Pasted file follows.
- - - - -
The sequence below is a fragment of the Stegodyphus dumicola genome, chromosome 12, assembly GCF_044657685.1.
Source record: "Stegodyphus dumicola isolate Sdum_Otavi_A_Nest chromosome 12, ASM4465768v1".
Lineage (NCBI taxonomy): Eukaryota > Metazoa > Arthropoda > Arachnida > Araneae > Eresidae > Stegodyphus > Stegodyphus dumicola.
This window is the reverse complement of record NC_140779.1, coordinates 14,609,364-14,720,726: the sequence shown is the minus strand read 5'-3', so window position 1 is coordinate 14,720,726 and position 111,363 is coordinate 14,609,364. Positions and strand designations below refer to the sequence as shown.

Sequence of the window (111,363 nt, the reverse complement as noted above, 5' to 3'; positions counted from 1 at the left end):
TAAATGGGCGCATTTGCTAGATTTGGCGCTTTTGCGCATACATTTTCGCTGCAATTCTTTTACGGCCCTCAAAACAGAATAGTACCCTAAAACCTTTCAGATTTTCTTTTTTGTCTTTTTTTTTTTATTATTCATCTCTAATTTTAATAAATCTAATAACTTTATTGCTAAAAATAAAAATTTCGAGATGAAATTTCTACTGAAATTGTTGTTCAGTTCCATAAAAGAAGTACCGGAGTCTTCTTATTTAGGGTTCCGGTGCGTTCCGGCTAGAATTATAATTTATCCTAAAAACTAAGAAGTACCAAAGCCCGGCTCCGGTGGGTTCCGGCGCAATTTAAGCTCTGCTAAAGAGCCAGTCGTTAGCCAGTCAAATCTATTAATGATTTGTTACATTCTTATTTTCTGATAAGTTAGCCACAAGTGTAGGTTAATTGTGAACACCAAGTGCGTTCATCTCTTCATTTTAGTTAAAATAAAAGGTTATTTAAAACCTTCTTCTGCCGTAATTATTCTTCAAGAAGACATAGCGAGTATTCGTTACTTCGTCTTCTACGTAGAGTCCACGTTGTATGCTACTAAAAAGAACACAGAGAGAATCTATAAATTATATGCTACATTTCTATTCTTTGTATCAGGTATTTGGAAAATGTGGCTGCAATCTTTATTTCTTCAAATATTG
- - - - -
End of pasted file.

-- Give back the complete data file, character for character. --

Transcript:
The sequence below is a fragment of the Stegodyphus dumicola genome, chromosome 12, assembly GCF_044657685.1.
Source record: "Stegodyphus dumicola isolate Sdum_Otavi_A_Nest chromosome 12, ASM4465768v1".
Lineage (NCBI taxonomy): Eukaryota > Metazoa > Arthropoda > Arachnida > Araneae > Eresidae > Stegodyphus > Stegodyphus dumicola.
This window is the reverse complement of record NC_140779.1, coordinates 14,609,364-14,720,726: the sequence shown is the minus strand read 5'-3', so window position 1 is coordinate 14,720,726 and position 111,363 is coordinate 14,609,364. Positions and strand designations below refer to the sequence as shown.

Sequence of the window (111,363 nt, the reverse complement as noted above, 5' to 3'; positions counted from 1 at the left end):
TAAATGGGCGCATTTGCTAGATTTGGCGCTTTTGCGCATACATTTTCGCTGCAATTCTTTTACGGCCCTCAAAACAGAATAGTACCCTAAAACCTTTCAGATTTTCTTTTTTGTCTTTTTTTTTTTATTATTCATCTCTAATTTTAATAAATCTAATAACTTTATTGCTAAAAATAAAAATTTCGAGATGAAATTTCTACTGAAATTGTTGTTCAGTTCCATAAAAGAAGTACCGGAGTCTTCTTATTTAGGGTTCCGGTGCGTTCCGGCTAGAATTATAATTTATCCTAAAAACTAAGAAGTACCAAAGCCCGGCTCCGGTGGGTTCCGGCGCAATTTAAGCTCTGCTAAAGAGCCAGTCGTTAGCCAGTCAAATCTATTAATGATTTGTTACATTCTTATTTTCTGATAAGTTAGCCACAAGTGTAGGTTAATTGTGAACACCAAGTGCGTTCATCTCTTCATTTTAGTTAAAATAAAAGGTTATTTAAAACCTTCTTCTGCCGTAATTATTCTTCAAGAAGACATAGCGAGTATTCGTTACTTCGTCTTCTACGTAGAGTCCACGTTGTATGCTACTAAAAAGAACACAGAGAGAATCTATAAATTATATGCTACATTTCTATTCTTTGTATCAGGTATTTGGAAAATGTGGCTGCAATCTTTATTTCTTCAAATATTG